Fannie Mae, accused by regulators of manipulating earnings, said yesterday that the Justice Department has asked it to preserve records relating to its accounting practices as part of a criminal investigation.
In addition, the giant mortgage funding company said investors have filed or are preparing eight lawsuits against the company, chairman and chief executive Franklin D. Raines, and chief financial officer J. Timothy Howard. The suits generally allege that Fannie's accounting violated federal securities laws, the company said in a regulatory filing. Another suit filed against members of Fannie's board of directors alleges a "breach of fiduciary duties," Fannie said.
The private suits and criminal investigation were prompted by a report last month by the Office of Federal Housing Enterprise Oversight that alleged that Fannie "made discretionary adjustments to the financial statements, for the sole purpose of minimizing volatility and achieving desired financial results." The Securities and Exchange Commission is also examining the company's accounting practices.
The report Fannie Mae filed with the SEC yesterday said the U.S. attorney's office for the District of Columbia asked the company on Friday "to preserve certain documents, including documents relating to the matters discussed in the OFHEO report."
"Since OFHEO first announced its intention to conduct a special examination, Fannie Mae has been proactive and comprehensive in preserving records related to the subject matter of that examination, and we will adopt the same fully responsible approach in connection with any other inquiry," Fannie Mae spokesman Charles Greener said yesterday.
In testimony last week at a House hearing, OFHEO director Armando Falcon Jr. said Fannie deliberately flouted accounting rules. Perhaps the most serious allegation in his agency's report is that Fannie delayed booking $200 million of expenses in 1998, thereby enabling Raines and other top executives to receive millions of dollars of bonuses.
At the same hearing, Raines said he knew of no evidence that the federally chartered company's 1998 accounting was influenced by executive compensation considerations. Raines said the report involves interpretations of complex accounting rules.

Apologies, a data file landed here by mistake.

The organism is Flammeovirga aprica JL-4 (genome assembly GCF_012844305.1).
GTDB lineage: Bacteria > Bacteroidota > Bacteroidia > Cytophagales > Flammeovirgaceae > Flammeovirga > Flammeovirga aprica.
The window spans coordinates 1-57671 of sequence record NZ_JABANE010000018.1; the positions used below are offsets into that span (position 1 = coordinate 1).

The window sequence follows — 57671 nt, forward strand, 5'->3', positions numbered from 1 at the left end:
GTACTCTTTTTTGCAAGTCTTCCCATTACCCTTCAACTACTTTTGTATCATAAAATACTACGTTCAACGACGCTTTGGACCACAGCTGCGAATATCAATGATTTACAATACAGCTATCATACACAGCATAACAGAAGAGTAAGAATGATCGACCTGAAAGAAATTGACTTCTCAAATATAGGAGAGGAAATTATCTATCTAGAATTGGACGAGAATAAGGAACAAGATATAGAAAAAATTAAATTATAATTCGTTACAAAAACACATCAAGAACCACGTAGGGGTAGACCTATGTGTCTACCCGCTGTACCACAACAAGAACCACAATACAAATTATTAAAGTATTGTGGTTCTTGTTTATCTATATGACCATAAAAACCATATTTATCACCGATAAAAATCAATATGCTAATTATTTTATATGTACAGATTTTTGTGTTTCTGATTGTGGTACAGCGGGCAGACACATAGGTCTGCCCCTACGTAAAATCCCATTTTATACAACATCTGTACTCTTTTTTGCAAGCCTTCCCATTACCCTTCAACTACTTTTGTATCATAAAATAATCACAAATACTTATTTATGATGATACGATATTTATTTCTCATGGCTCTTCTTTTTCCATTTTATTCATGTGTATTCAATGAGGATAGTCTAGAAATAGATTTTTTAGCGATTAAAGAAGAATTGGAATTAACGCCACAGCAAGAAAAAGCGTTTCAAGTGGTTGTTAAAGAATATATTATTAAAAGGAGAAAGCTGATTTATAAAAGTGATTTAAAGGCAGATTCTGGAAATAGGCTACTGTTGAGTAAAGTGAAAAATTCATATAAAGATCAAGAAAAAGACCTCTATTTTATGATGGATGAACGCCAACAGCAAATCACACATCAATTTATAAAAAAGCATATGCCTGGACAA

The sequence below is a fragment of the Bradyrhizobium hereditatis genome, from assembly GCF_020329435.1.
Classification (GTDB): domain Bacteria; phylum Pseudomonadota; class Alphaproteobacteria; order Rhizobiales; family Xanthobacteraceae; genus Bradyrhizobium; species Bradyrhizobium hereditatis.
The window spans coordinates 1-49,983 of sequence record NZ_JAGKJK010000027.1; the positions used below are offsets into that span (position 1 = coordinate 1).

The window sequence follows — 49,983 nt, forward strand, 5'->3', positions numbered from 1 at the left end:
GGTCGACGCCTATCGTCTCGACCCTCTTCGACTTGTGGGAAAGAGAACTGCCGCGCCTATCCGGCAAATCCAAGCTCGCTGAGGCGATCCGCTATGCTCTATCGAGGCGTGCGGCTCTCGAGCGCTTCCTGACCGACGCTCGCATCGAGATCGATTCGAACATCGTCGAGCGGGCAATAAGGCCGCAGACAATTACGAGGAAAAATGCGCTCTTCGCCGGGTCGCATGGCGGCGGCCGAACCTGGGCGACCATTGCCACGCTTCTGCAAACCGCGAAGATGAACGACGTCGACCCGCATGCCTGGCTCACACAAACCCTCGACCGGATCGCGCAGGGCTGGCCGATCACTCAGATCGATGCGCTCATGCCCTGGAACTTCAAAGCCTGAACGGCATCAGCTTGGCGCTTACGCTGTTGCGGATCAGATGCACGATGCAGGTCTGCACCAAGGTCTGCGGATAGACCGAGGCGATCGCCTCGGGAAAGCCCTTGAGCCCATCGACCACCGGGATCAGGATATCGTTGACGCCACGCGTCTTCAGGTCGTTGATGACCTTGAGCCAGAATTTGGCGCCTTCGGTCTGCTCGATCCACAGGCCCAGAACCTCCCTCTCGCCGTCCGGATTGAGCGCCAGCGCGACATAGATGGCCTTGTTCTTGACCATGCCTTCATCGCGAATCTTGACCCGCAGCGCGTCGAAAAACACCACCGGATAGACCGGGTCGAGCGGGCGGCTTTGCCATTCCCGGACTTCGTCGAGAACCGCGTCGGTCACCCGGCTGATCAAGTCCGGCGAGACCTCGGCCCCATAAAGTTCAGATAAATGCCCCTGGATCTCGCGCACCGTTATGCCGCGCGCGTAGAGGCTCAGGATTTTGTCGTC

Raines stressed at the hearing that the SEC, not OFHEO, will be the final judge of Fannie Mae's accounting. The SEC "has been enormously cooperative with us" when Fannie Mae began filing reports with the agency in recent years, he added.
"They have also worked with us on sticky accounting issues," Raines said. "And we, like other companies, have presented accounting issues to them and asked them for a judgment as to what the appropriate accounting is."
Raines and some members of the House panel used last week's hearing to criticize OFHEO for the way it has handled its examination of Fannie Mae.
In other developments, the Department of Housing and Urban Development's inspector general has completed an investigation of OFHEO requested by Sen. Christopher S. Bond (R-Mo.), but neither Bond nor the inspector general was releasing it yesterday.
In an April letter, Bond asked the inspector general to assess whether OFHEO acted improperly in releasing information about its examination of Fannie Mae earlier this year and whether the disclosures reflected "any inappropriate or undue political influence in the examination process." A spokeswoman for Bond said the senator had not had a chance to review the report.
HUD has scheduled a briefing for tomorrow to address whether Fannie and Freddie last year met federal goals that require them to devote a certain amount of their funding to affordable housing.